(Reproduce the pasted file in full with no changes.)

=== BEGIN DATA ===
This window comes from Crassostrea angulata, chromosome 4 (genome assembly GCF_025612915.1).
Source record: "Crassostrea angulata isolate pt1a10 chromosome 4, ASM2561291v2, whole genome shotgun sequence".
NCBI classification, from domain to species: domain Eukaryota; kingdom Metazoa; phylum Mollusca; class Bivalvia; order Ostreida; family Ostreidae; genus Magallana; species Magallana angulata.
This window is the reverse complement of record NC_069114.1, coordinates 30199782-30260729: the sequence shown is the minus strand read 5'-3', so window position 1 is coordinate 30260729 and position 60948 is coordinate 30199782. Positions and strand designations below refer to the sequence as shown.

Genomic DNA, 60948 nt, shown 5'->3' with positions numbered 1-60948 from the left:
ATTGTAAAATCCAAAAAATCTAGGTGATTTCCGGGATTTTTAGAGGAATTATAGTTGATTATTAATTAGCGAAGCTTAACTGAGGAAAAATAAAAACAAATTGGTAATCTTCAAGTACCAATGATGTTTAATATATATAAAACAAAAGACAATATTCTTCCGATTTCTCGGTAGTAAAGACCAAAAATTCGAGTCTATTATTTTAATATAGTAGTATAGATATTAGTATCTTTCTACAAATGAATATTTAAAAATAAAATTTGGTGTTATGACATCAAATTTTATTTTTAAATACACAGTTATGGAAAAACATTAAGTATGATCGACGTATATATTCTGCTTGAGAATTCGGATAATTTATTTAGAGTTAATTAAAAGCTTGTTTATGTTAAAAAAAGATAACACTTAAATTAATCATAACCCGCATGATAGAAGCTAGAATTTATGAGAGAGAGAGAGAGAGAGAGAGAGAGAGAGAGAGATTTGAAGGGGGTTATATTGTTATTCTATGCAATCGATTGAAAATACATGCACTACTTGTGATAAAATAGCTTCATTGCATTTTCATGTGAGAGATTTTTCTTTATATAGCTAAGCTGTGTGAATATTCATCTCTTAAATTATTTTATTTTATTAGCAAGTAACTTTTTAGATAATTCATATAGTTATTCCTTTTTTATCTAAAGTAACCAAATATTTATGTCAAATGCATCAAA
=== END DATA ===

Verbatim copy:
This window comes from Crassostrea angulata, chromosome 4 (genome assembly GCF_025612915.1).
Source record: "Crassostrea angulata isolate pt1a10 chromosome 4, ASM2561291v2, whole genome shotgun sequence".
NCBI classification, from domain to species: domain Eukaryota; kingdom Metazoa; phylum Mollusca; class Bivalvia; order Ostreida; family Ostreidae; genus Magallana; species Magallana angulata.
This window is the reverse complement of record NC_069114.1, coordinates 30199782-30260729: the sequence shown is the minus strand read 5'-3', so window position 1 is coordinate 30260729 and position 60948 is coordinate 30199782. Positions and strand designations below refer to the sequence as shown.

Genomic DNA, 60948 nt, shown 5'->3' with positions numbered 1-60948 from the left:
ATTGTAAAATCCAAAAAATCTAGGTGATTTCCGGGATTTTTAGAGGAATTATAGTTGATTATTAATTAGCGAAGCTTAACTGAGGAAAAATAAAAACAAATTGGTAATCTTCAAGTACCAATGATGTTTAATATATATAAAACAAAAGACAATATTCTTCCGATTTCTCGGTAGTAAAGACCAAAAATTCGAGTCTATTATTTTAATATAGTAGTATAGATATTAGTATCTTTCTACAAATGAATATTTAAAAATAAAATTTGGTGTTATGACATCAAATTTTATTTTTAAATACACAGTTATGGAAAAACATTAAGTATGATCGACGTATATATTCTGCTTGAGAATTCGGATAATTTATTTAGAGTTAATTAAAAGCTTGTTTATGTTAAAAAAAGATAACACTTAAATTAATCATAACCCGCATGATAGAAGCTAGAATTTATGAGAGAGAGAGAGAGAGAGAGAGAGAGAGAGAGAGATTTGAAGGGGGTTATATTGTTATTCTATGCAATCGATTGAAAATACATGCACTACTTGTGATAAAATAGCTTCATTGCATTTTCATGTGAGAGATTTTTCTTTATATAGCTAAGCTGTGTGAATATTCATCTCTTAAATTATTTTATTTTATTAGCAAGTAACTTTTTAGATAATTCATATAGTTATTCCTTTTTTATCTAAAGTAACCAAATATTTATGTCAAATGCATCAAA